Why LAGs Are the New Big Winners in Small-Stakes Cash Games
The common wisdom for small stakes cash games has always been to play a TAG (tight and aggressive) style of poker. Here it is in a nutshell:
You should focus on playing big pairs, good aces, and Broadways. You can throw in a bunch of speculative (but still decent) hands like small and middle pairs, suited connectors, and suited aces, especially when in position.
Furthermore, you should play your hands aggressively both before and after the flop. This means having the betting lead most of the time and frequently betting for value. The odd bluff versus a tight reg in the right spot can be thrown in from time to time as well.
This advice still works amazingly well in the typical loose, passive games that we generally think of these stakes to be. However, this is not always the case these days. Many games, both live and online, play amazingly tight for having such a small amount of money on the line.
It is not uncommon anymore to hop into a game even at the very lowest stakes and see only one bad or semi-bad player with the rest being all tight regulars. This doesn’t mean that they play well by any means. However, learning to stop playing really bad hands is the single biggest step that anyone can ever make towards getting better results in poker.
LAG Play is the Secret Weapon in These Games
Loose and aggressive (LAG) play is the answer in these game conditions. This means playing a few more “trashy” hands and putting the regulars in uncomfortable positions more often with more bluffs and thin value bets.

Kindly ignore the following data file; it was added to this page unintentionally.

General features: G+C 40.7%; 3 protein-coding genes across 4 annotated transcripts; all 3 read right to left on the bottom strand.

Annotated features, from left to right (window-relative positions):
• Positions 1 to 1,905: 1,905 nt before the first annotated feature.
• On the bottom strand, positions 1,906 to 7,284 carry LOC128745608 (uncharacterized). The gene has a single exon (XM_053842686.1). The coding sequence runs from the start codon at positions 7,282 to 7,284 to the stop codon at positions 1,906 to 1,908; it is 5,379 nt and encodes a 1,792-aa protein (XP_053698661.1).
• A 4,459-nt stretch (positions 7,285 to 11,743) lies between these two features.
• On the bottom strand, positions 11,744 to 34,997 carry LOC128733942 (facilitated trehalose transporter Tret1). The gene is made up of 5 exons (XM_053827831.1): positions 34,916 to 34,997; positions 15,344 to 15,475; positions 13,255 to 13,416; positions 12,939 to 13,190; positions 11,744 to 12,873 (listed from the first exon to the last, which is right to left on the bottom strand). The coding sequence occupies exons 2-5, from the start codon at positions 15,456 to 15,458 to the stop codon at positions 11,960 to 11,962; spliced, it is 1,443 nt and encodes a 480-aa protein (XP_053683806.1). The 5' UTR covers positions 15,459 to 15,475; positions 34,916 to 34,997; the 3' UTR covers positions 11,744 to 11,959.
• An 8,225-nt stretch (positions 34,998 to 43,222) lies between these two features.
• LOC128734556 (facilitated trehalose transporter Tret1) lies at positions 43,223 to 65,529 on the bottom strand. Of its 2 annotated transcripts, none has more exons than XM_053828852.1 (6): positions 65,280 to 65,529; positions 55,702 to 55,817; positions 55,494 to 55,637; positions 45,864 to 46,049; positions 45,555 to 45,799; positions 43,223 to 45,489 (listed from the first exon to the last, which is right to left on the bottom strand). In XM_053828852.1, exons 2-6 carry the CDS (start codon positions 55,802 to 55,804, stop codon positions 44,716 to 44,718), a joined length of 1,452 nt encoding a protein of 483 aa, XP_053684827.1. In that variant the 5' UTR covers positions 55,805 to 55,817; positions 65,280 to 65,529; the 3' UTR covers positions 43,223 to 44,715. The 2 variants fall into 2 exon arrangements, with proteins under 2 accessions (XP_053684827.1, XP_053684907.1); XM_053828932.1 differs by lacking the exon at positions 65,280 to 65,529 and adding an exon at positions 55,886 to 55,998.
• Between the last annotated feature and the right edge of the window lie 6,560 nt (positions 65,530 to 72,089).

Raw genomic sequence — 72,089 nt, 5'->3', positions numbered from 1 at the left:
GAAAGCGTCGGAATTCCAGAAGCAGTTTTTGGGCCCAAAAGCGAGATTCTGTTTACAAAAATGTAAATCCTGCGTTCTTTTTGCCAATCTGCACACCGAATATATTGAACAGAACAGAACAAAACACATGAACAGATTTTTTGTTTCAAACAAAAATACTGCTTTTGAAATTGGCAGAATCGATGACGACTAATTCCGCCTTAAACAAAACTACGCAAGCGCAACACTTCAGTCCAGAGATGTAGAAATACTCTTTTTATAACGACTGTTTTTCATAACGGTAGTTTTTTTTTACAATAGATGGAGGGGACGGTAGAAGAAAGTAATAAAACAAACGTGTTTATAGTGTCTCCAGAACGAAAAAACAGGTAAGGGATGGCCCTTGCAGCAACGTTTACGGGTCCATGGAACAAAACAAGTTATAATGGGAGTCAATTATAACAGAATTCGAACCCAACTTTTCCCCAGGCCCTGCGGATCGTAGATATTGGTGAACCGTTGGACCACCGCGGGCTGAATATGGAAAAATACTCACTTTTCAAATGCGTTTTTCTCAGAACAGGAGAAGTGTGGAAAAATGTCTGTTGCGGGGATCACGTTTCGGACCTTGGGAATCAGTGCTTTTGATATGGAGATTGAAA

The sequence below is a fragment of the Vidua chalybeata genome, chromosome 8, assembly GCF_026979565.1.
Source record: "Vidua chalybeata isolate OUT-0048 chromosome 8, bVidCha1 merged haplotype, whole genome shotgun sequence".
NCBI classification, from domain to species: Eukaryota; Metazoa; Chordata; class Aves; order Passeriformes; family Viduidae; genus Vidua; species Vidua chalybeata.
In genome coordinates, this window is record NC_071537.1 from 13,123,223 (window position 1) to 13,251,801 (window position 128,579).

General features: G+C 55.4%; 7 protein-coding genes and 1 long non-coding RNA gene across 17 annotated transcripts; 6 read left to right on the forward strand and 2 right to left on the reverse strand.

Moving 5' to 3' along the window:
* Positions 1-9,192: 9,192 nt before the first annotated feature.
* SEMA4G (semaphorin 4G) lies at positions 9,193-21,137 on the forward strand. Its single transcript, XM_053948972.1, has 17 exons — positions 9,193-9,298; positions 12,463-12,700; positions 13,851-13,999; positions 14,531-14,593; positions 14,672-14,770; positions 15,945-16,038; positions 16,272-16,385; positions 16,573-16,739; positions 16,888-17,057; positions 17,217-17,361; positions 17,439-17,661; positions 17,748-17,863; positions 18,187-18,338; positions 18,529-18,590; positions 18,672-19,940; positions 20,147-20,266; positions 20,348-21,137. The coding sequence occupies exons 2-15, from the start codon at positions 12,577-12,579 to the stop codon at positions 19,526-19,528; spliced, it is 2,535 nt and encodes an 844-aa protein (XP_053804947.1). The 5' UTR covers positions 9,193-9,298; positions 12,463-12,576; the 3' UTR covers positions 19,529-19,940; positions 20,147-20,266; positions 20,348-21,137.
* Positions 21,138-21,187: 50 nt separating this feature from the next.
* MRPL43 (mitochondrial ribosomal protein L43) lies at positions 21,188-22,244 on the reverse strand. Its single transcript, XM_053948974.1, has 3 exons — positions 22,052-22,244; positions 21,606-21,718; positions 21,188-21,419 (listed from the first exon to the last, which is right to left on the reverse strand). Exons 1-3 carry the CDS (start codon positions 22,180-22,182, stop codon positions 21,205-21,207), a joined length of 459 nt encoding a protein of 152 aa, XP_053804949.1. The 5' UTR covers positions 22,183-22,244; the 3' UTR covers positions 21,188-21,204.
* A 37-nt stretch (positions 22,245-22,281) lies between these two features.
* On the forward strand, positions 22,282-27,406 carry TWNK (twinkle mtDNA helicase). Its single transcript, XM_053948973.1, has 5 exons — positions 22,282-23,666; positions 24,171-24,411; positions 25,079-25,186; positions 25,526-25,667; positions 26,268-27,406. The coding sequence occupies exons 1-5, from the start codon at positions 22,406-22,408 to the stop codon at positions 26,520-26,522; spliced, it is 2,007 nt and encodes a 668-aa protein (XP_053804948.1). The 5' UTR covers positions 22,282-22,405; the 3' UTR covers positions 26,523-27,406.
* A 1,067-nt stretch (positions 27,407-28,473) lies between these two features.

The biggest reason why this will work so well is because very few of your opponents at these stakes will have any clue how to counteract it. The biggest mistake that a lot of them make is playing too tight. They read in a book, on a poker forum, or somewhere else that playing good hands is the way to go. But they took this quite literally to mean “Only play the nuts.”
You still see these guys at the very lowest stakes online playing something like 8% of their hands in full ring or 14% in 6-max. I call them “Super Nits.”
Of course, you will see tons more of the typical nits at these stakes who play a few more hands than this such as 11% in full ring and 17% in 6-max. However, even these players are still leaving money on the table by folding too much preflop.
As Mike McDermott famously said in Rounders, “You can’t lose what you don’t put in the middle. But you can’t win much either.”
The other mistake that they make is playing too weak. For instance, they will often have a high fold to 3-bet %, a high fold to 4-bet %, a high fold to continuation-bet %, and a low WTSD (Went to Showdown) %. Basically, unless they have a really strong hand, they are likely to give up and “look for a better spot.”
You will see the players I am describing very frequently in today’s small stakes cash games both live and online. While they might have a few “moves” in their game, for the most part they are just sitting around waiting for the nuts and making a lot of folds in the meantime.
The Money That Nobody Wants
But anybody who has been around poker for a while knows that big hands are hard to come by. In fact, most of the time, neither you nor your opponent has much of anything. Sometimes one of you might have a pair or a draw but nothing that is worth going to war over, right?